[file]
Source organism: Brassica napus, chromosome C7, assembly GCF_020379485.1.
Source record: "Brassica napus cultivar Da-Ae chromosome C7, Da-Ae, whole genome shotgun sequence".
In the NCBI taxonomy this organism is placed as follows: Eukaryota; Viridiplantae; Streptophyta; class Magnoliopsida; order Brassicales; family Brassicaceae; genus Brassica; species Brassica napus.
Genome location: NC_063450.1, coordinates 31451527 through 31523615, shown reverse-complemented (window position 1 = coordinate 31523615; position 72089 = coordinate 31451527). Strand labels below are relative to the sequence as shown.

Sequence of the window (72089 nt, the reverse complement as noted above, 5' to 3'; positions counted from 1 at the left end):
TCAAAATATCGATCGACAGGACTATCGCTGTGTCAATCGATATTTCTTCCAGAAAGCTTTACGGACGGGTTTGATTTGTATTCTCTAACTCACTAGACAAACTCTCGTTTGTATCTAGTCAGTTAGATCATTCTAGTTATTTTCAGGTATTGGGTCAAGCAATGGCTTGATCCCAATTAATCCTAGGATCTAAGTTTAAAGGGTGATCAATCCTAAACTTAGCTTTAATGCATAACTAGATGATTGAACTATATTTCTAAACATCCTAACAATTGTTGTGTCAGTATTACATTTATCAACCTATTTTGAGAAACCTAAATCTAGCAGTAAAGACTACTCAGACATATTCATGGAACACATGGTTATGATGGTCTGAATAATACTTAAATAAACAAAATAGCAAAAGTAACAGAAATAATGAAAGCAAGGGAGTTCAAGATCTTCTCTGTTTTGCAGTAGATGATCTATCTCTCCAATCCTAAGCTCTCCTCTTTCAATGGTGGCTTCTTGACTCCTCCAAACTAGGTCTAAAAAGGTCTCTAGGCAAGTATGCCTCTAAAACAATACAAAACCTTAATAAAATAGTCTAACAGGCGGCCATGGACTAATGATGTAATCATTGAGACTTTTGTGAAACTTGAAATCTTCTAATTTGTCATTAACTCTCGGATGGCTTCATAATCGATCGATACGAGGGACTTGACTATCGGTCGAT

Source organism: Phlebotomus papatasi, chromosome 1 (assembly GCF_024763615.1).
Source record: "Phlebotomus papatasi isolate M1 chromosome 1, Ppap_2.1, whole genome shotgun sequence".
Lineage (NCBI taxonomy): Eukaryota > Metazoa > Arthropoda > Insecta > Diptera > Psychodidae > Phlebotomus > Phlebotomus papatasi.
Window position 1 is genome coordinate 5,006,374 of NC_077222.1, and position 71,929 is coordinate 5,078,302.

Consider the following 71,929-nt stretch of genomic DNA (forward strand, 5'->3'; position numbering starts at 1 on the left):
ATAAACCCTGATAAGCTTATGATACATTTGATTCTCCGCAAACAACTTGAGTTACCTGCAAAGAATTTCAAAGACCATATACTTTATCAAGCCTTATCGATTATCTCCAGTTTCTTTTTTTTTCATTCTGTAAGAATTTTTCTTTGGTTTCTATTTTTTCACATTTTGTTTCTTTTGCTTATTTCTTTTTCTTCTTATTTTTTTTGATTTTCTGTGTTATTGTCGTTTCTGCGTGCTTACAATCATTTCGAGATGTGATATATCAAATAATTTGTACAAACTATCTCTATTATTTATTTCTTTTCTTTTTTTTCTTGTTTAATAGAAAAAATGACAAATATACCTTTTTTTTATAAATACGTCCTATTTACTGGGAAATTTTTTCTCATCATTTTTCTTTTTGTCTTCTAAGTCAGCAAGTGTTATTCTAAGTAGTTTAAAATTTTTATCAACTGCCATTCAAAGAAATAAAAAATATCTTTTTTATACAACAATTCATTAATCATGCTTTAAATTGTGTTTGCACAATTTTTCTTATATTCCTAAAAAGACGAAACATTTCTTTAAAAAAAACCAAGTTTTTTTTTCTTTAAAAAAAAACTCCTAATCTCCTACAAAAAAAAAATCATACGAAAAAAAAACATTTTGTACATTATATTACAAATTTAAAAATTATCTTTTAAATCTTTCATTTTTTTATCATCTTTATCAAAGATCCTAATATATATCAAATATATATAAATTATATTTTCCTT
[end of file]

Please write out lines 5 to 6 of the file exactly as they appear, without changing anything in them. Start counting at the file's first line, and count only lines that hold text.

Sequence of the window (72089 nt, the reverse complement as noted above, 5' to 3'; positions counted from 1 at the left end):
TCAAAATATCGATCGACAGGACTATCGCTGTGTCAATCGATATTTCTTCCAGAAAGCTTTACGGACGGGTTTGATTTGTATTCTCTAACTCACTAGACAAACTCTCGTTTGTATCTAGTCAGTTAGATCATTCTAGTTATTTTCAGGTATTGGGTCAAGCAATGGCTTGATCCCAATTAATCCTAGGATCTAAGTTTAAAGGGTGATCAATCCTAAACTTAGCTTTAATGCATAACTAGATGATTGAACTATATTTCTAAACATCCTAACAATTGTTGTGTCAGTATTACATTTATCAACCTATTTTGAGAAACCTAAATCTAGCAGTAAAGACTACTCAGACATATTCATGGAACACATGGTTATGATGGTCTGAATAATACTTAAATAAACAAAATAGCAAAAGTAACAGAAATAATGAAAGCAAGGGAGTTCAAGATCTTCTCTGTTTTGCAGTAGATGATCTATCTCTCCAATCCTAAGCTCTCCTCTTTCAATGGTGGCTTCTTGACTCCTCCAAACTAGGTCTAAAAAGGTCTCTAGGCAAGTATGCCTCTAAAACAATACAAAACCTTAATAAAATAGTCTAACAGGCGGCCATGGACTAATGATGTAATCATTGAGACTTTTGTGAAACTTGAAATCTTCTAATTTGTCATTAACTCTCGGATGGCTTCATAATCGATCGATACGAGGGACTTGACTATCGGTCGAT